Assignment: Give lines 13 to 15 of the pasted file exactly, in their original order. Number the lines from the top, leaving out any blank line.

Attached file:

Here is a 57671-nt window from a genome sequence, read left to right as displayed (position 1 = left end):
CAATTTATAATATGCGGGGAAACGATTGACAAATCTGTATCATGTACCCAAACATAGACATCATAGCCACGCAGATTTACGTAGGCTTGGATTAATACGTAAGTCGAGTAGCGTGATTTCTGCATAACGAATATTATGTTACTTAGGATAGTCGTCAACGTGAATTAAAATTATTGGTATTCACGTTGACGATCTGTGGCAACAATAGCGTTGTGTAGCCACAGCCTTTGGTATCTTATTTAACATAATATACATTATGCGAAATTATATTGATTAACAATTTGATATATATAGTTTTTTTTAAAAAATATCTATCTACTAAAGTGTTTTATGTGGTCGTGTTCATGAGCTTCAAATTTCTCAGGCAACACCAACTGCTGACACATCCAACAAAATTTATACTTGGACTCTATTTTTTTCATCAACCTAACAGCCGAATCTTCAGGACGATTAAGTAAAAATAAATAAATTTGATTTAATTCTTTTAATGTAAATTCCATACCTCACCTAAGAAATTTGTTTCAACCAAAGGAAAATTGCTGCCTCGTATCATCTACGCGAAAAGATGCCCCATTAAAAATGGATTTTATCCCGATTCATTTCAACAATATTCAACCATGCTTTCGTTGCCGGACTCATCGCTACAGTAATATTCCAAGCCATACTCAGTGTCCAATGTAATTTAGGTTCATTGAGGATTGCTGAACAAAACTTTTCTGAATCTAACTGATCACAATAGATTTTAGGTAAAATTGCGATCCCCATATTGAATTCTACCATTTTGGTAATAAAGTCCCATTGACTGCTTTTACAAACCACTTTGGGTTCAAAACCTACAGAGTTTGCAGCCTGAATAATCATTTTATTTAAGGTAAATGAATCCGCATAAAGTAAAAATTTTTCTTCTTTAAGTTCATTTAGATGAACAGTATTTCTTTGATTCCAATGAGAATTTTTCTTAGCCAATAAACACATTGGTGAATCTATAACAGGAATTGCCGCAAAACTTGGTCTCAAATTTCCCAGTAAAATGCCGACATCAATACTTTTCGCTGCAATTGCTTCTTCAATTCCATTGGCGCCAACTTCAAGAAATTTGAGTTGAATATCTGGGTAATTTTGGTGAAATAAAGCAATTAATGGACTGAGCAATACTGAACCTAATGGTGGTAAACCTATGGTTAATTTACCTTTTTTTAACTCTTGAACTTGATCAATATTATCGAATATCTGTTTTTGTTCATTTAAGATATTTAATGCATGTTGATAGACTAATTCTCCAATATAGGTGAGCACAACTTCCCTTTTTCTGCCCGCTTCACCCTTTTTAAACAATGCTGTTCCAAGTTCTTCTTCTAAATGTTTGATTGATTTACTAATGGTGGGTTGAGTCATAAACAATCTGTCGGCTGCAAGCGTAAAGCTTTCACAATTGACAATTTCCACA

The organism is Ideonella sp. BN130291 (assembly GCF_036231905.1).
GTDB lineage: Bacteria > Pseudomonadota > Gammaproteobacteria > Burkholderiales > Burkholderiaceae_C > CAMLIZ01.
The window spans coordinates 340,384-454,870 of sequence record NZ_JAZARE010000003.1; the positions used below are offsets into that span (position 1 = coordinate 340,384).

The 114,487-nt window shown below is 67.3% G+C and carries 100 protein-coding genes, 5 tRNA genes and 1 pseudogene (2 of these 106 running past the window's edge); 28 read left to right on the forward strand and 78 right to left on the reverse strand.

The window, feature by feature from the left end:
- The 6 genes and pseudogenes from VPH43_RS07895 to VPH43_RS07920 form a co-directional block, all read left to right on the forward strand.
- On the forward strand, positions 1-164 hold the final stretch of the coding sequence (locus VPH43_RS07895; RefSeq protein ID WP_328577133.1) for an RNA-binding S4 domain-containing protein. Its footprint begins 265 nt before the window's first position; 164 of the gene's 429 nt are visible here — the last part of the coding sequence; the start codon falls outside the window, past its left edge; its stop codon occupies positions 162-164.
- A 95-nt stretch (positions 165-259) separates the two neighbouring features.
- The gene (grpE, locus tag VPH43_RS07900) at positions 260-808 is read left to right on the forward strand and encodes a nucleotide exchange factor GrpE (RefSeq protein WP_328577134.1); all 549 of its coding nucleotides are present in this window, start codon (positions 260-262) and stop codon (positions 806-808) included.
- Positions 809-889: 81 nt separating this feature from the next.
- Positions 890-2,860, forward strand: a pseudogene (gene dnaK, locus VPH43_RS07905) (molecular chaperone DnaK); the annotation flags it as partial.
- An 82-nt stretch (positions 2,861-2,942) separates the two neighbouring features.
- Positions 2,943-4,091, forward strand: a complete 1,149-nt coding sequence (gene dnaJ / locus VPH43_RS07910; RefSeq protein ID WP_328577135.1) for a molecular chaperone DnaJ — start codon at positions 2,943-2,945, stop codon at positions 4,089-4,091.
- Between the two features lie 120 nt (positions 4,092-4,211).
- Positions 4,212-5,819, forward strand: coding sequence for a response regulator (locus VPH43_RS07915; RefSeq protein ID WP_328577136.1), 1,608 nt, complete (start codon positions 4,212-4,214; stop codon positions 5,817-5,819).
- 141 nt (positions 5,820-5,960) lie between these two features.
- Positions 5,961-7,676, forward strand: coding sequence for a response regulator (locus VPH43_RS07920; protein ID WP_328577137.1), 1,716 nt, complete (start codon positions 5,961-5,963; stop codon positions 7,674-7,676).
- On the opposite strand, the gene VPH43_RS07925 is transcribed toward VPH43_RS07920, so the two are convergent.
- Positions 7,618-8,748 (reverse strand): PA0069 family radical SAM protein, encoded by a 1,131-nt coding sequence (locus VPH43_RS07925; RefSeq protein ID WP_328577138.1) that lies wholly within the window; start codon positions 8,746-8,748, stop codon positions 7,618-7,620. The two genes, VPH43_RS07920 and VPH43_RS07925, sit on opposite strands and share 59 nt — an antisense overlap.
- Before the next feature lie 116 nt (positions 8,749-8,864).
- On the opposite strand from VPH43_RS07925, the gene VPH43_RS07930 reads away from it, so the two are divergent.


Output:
- Positions 890-2,860, forward strand: a pseudogene (gene dnaK, locus VPH43_RS07905) (molecular chaperone DnaK); the annotation flags it as partial.
- An 82-nt stretch (positions 2,861-2,942) separates the two neighbouring features.
- Positions 2,943-4,091, forward strand: a complete 1,149-nt coding sequence (gene dnaJ / locus VPH43_RS07910; RefSeq protein ID WP_328577135.1) for a molecular chaperone DnaJ — start codon at positions 2,943-2,945, stop codon at positions 4,089-4,091.